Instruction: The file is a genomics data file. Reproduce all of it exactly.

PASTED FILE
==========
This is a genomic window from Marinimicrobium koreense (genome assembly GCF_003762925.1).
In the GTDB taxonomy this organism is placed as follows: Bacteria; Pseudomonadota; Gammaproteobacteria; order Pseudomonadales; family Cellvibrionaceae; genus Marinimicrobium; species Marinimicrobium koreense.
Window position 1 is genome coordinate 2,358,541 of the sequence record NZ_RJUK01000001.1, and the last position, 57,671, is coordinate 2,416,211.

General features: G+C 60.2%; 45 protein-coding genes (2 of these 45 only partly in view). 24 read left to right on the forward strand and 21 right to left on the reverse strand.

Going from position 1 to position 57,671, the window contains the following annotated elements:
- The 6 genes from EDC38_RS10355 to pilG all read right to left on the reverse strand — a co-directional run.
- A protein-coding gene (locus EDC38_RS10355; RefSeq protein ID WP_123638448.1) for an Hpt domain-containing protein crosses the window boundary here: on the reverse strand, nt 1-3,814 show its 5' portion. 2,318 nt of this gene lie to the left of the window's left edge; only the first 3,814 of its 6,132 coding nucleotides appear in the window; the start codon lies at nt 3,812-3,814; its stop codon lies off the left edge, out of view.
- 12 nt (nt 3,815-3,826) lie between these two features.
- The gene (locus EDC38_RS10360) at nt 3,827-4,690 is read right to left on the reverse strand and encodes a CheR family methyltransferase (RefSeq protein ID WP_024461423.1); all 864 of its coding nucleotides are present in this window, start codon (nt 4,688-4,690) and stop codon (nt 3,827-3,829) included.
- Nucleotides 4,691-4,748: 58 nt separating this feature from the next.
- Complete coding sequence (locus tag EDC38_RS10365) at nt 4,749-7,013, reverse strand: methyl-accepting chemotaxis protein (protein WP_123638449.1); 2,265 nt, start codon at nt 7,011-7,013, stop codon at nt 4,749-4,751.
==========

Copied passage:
This is a genomic window from Marinimicrobium koreense (genome assembly GCF_003762925.1).
In the GTDB taxonomy this organism is placed as follows: Bacteria; Pseudomonadota; Gammaproteobacteria; order Pseudomonadales; family Cellvibrionaceae; genus Marinimicrobium; species Marinimicrobium koreense.
Window position 1 is genome coordinate 2,358,541 of the sequence record NZ_RJUK01000001.1, and the last position, 57,671, is coordinate 2,416,211.

General features: G+C 60.2%; 45 protein-coding genes (2 of these 45 only partly in view). 24 read left to right on the forward strand and 21 right to left on the reverse strand.

Going from position 1 to position 57,671, the window contains the following annotated elements:
- The 6 genes from EDC38_RS10355 to pilG all read right to left on the reverse strand — a co-directional run.
- A protein-coding gene (locus EDC38_RS10355; RefSeq protein ID WP_123638448.1) for an Hpt domain-containing protein crosses the window boundary here: on the reverse strand, nt 1-3,814 show its 5' portion. 2,318 nt of this gene lie to the left of the window's left edge; only the first 3,814 of its 6,132 coding nucleotides appear in the window; the start codon lies at nt 3,812-3,814; its stop codon lies off the left edge, out of view.
- 12 nt (nt 3,815-3,826) lie between these two features.
- The gene (locus EDC38_RS10360) at nt 3,827-4,690 is read right to left on the reverse strand and encodes a CheR family methyltransferase (RefSeq protein ID WP_024461423.1); all 864 of its coding nucleotides are present in this window, start codon (nt 4,688-4,690) and stop codon (nt 3,827-3,829) included.
- Nucleotides 4,691-4,748: 58 nt separating this feature from the next.
- Complete coding sequence (locus tag EDC38_RS10365) at nt 4,749-7,013, reverse strand: methyl-accepting chemotaxis protein (protein WP_123638449.1); 2,265 nt, start codon at nt 7,011-7,013, stop codon at nt 4,749-4,751.